Like two sides of a coin, the 2018 Kia Rio and the 2018 Hyundai Accent have very important roles to play for their respective brands.
Both offer an affordable gateway to their respective lineups, they are small, and each also offer their buyers a unique experience that drives home the mission of their respective identities.
When we last spent time in the 2018 Kia Rio, we loved the Rio's spunk and its value oriented pricing. Can the same magic apply to its more upscale corporate sibling, the Hyundai Accent? Or is it still overshadowed by the popular Elantra?
Wheras the exterior styling of the Rio is catered towards excitement and promoting Kia's wild side, the Accent is a more elegant affair. It's part of a complete overhaul for 2018, which sees the Accent ride on an all new platform that comes jam packed with technology (more on that later.) The exterior styling is more refined than before, and it incorporates Hyundai's latest design language. The look is very reminiscent of the Elantra's, and from some angles, the Accent can do a pretty good impression of one. It also does not look like a bar of soap, or a bland canvas like its predecessor, which is good news for those that clamored for more stylish duds from their Accent purchase.
Sadly, the Accent hatchback will not be offered for 2018, with Hyundai citing higher sales figures for the sedan as the sole reason for its omission for the 2018 model year.
Normally, we would be offended with such an omission, but in this case, hatch enthusiasts can step into the Elantra GT for their five-door related needs.
The interior of the Accent proved to be an unexpected surprise, with this author and passengers thinking we slipped behind the wheel of a far more expensive car. Hyundai designers wanted to try and give occupants maximum value for their dollar. While it is not a gleaming technological masterpiece that is commonly seen in more luxurious offerings, the Accent is a nice step up over some of the rental car spec interiors that still populate the segment as a whole.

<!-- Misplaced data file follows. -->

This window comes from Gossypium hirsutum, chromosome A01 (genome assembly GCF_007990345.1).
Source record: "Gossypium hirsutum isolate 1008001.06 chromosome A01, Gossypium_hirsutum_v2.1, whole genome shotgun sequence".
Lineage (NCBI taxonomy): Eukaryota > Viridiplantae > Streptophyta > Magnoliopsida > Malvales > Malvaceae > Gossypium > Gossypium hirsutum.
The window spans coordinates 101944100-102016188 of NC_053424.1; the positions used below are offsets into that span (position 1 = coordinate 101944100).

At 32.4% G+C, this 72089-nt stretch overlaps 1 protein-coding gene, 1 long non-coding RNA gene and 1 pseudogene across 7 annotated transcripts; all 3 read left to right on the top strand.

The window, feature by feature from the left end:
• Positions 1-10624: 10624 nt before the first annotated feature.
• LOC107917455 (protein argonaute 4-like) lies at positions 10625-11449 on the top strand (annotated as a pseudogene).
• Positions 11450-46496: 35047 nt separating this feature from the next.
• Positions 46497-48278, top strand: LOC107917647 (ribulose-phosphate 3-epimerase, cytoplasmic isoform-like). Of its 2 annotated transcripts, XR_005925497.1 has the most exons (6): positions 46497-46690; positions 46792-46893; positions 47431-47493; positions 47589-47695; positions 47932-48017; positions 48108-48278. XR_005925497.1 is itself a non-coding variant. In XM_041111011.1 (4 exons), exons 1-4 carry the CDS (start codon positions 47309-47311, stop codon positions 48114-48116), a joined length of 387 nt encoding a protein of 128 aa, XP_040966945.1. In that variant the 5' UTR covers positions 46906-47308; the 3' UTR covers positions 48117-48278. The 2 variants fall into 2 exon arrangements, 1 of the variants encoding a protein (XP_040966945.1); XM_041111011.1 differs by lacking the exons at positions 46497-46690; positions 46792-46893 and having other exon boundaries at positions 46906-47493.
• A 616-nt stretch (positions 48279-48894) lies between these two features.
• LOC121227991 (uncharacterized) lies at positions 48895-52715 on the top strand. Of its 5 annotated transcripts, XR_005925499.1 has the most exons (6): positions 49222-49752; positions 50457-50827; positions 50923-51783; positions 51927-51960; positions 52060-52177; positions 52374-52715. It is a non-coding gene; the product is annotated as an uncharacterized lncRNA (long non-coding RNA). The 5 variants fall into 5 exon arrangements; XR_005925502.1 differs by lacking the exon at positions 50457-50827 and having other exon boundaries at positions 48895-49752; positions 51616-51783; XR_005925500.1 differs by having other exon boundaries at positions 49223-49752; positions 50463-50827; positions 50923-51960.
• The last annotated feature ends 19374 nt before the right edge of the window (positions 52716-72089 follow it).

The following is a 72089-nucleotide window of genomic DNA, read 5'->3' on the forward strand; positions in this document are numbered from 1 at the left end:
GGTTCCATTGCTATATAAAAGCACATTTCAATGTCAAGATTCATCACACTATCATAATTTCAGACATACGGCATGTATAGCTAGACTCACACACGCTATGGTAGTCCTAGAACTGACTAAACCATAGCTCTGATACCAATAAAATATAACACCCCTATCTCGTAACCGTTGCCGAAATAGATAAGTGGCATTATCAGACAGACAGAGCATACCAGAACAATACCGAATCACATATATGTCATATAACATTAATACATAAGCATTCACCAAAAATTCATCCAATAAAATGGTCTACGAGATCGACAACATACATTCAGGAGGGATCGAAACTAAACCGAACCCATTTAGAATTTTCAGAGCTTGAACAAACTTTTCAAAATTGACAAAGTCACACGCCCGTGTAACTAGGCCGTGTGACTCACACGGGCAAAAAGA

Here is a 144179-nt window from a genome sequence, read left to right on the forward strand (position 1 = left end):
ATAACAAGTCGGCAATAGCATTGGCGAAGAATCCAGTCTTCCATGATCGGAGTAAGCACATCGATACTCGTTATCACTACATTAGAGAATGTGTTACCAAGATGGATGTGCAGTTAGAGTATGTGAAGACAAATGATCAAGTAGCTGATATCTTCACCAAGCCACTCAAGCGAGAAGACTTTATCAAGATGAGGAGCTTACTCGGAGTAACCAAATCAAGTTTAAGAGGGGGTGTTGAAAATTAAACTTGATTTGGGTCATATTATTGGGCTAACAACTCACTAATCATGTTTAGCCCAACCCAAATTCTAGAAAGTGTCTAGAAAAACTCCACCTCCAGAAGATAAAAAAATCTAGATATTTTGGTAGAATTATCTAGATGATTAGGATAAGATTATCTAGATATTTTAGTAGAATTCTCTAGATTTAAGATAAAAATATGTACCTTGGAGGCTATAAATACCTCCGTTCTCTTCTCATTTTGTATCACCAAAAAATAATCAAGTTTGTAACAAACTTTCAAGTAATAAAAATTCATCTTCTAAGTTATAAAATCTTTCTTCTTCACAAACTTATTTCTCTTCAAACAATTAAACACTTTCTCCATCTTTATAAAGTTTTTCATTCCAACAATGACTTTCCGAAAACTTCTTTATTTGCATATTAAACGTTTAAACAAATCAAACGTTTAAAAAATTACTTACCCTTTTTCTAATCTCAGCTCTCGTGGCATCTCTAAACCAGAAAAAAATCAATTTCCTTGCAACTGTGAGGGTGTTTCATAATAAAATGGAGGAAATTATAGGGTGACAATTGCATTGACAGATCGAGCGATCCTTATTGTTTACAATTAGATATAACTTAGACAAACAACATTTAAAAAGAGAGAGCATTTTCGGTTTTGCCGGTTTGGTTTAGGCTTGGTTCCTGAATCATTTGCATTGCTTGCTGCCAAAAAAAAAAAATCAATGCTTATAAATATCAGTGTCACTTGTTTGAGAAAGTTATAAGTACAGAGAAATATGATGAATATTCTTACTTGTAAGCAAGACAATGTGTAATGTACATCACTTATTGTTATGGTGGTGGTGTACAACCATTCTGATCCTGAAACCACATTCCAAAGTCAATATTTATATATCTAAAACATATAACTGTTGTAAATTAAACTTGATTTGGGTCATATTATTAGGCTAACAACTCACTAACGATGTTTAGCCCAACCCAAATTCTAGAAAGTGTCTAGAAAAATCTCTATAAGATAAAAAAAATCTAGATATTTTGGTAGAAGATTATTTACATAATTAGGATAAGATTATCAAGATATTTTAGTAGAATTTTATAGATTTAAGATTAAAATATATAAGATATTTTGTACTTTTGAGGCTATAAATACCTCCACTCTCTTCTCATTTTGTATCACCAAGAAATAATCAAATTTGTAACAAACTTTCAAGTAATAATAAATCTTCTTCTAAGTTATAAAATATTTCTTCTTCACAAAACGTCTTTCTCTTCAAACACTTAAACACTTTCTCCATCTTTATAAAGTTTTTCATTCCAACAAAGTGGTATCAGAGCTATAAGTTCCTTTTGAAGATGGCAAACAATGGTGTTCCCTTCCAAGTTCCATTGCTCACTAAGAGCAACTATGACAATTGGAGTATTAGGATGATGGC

Plastic quality is good, though there were still some chintzy bits in select sections of the cabin.
The seats in our tester were very comfortable, and there is more interior room to stretch out and relax. To find out just how accommodating the Accent was on long journeys, we enlisted its services to haul my fiancee Emily, her mother, and two of their friends to a wedding in the upper reaches of Metro Detroit.
A limo it isn't, but the Accent still did a good job handling the full passenger load. Headroom in the back is tight for rear passengers, but our brave volunteers did appreciate the decent amounts of rear legroom that were present.
Technology and features were given high priority this time around, and the Accent comes equipped with a standard rear view camera, a 5.0-inch touchscreen infotainment system, and standard Bluetooth.
SEL and Limited models like our test car upgrade to a bigger 7.0-inch infotainment system that comes equipped with Apple CarPlay, and Android Auto capability. Limited spec cars up the ante slightly, and feature heated front seats, automatic emergency braking, and a gimmicky but cool smart trunk that automatically opens when you stand behind the Accent with the key fob in your pocket.
Performance for our tester comes from a revised 1.6 liter four cylinder that is good for a modest 130 horsepower, and an equally competent 119 lb-ft of torque.